Proportion is Relative

Let’s start with my “child’s play” for today, a design created with different shapes and based on my understanding of PROPORTION as a necessary element in art.

I like viewing this in the upright position. Somehow, to me, it just feels right this way. That, in itself, relates to the idea of proportion because typically we don’t give any thought to the relative sizes of various object — unless something is clearly wrong or out-of-proportion.

For me, proportion is a somewhat challenging concept to use in pure design. Who’s to say that any one object is too big or too small? They’re only simple shapes on a white background, not real objects that have specific, standard, knowable sizes.

Essentially in art, proportion only comes into play when we compare one object — whose size we know — with another — whose size we also know. I’m notorious for drawing things out of proportion. As I learn better “sighting” and “measuring” techniques, I’m getting things closer to proper proportions. That’s good.

With “pure design”, however, the concept of proportion isn’t quite so simple because it is all relative. The best way to understand proportion as a design element, I think, is to view it not necessarily as a fundamental principle, but to see it instead as a tool. It’s another aspect of creating emphasis in a design, a way of saying “Look here!”

Graphic designers use proportion to suggest importance, drawing a viewer’s attention to specific items in an advertisement or promotional message. Again, it’s a tool more than an underlying element that must be present.

Proportion, of course, is vitally important in life-drawing or figure-drawing, and our human brains will immediately pick up anything that’s off-kilter. Artists spend considerable time learning the “correct” proportions of the human body, usually viewed as a number of “heads” — that being a good unit of measurement.

Even here, though, there’s room for question and even for disagreement. Standards have changed over the years, and various artists have used different proportional scales in their work.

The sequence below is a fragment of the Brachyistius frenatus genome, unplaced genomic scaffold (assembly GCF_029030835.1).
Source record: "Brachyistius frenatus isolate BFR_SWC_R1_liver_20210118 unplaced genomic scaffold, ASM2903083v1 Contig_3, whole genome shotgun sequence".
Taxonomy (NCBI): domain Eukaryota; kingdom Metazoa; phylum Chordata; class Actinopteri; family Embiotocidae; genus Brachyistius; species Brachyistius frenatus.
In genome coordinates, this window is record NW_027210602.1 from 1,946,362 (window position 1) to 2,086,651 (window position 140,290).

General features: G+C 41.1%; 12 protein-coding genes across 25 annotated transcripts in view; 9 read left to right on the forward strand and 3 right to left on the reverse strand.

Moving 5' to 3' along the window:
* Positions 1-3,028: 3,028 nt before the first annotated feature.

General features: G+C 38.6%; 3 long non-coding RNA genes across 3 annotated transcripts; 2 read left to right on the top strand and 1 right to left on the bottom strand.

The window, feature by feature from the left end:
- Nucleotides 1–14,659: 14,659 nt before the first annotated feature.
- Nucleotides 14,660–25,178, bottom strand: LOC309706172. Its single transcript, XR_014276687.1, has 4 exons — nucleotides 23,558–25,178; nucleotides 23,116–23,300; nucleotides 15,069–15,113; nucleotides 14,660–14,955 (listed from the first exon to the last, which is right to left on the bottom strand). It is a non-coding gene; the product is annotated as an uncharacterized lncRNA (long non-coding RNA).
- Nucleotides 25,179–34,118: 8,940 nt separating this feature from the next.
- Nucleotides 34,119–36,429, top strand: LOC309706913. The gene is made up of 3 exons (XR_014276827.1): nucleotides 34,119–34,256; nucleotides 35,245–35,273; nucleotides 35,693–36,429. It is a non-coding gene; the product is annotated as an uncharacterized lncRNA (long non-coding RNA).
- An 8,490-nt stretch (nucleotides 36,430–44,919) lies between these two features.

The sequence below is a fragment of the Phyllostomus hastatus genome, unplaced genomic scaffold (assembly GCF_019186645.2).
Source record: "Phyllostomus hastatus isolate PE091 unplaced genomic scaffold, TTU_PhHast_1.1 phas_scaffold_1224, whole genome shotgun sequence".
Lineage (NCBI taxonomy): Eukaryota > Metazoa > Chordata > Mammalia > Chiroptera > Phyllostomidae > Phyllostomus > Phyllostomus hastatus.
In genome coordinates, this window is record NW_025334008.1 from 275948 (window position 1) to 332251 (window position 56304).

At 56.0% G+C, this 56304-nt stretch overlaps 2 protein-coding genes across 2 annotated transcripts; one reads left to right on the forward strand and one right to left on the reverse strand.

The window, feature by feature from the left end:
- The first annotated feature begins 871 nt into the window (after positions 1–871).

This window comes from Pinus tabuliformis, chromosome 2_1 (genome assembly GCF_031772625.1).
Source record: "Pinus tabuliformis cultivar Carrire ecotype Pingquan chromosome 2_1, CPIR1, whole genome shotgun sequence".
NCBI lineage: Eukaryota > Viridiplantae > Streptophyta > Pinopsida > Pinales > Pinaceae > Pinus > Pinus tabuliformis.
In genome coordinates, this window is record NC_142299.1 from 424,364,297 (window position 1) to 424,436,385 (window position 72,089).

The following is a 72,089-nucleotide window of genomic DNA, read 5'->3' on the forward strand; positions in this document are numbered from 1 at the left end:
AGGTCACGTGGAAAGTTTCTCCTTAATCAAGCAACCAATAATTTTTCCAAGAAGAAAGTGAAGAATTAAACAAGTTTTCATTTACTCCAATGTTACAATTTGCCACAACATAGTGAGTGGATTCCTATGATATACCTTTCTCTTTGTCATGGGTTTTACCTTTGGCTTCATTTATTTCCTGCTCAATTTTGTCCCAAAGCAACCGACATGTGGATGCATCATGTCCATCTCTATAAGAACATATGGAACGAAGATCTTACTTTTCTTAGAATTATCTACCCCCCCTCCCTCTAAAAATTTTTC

Proportions of the human body also vary with age. The proportions of a toddler’s body are different from those of an older child, which are different from those of an adolescent, which are different from an adult, which are different from the body proportions of my elderly generation.

All of which is interesting to know, good to apply in figure drawing, but relatively meaningless in terms of pure design. Again, who’s to say that any of the circles in my illustration today are “too big” or “too small”? We really can’t judge because there is no standard to which we can compare these circles. There is no “right” or “wrong” size, so while some are definitely larger than others, every size is still acceptable.

It’s the same with my rectangles and triangles. Different sizes. Different orientations. Some are even overlapping. But we can’t judge proportions because these are only cut-out shapes. They don’t represent real objects, therefore they have no “accepted” sizes.

And what about my organic, somewhat tree-like shape? Is it out of proportion? Well, compared to what? The point here is that without a standard for comparison, we can’t determine proper proportions or create out-of-proportion designs.


For the most part, yes. There is one aspect of proportion, however, that is applicable to even simple designs and illustrations like the one I put together this morning. Again, it is relative. Everything about proportion is relative, you see. The aspect I’m speaking of is fitting — does the shape fit the space?

  • Too many shapes crowded together in a small space can feel out of proportion
  • Too few shapes in too large an area can also feel out of proportion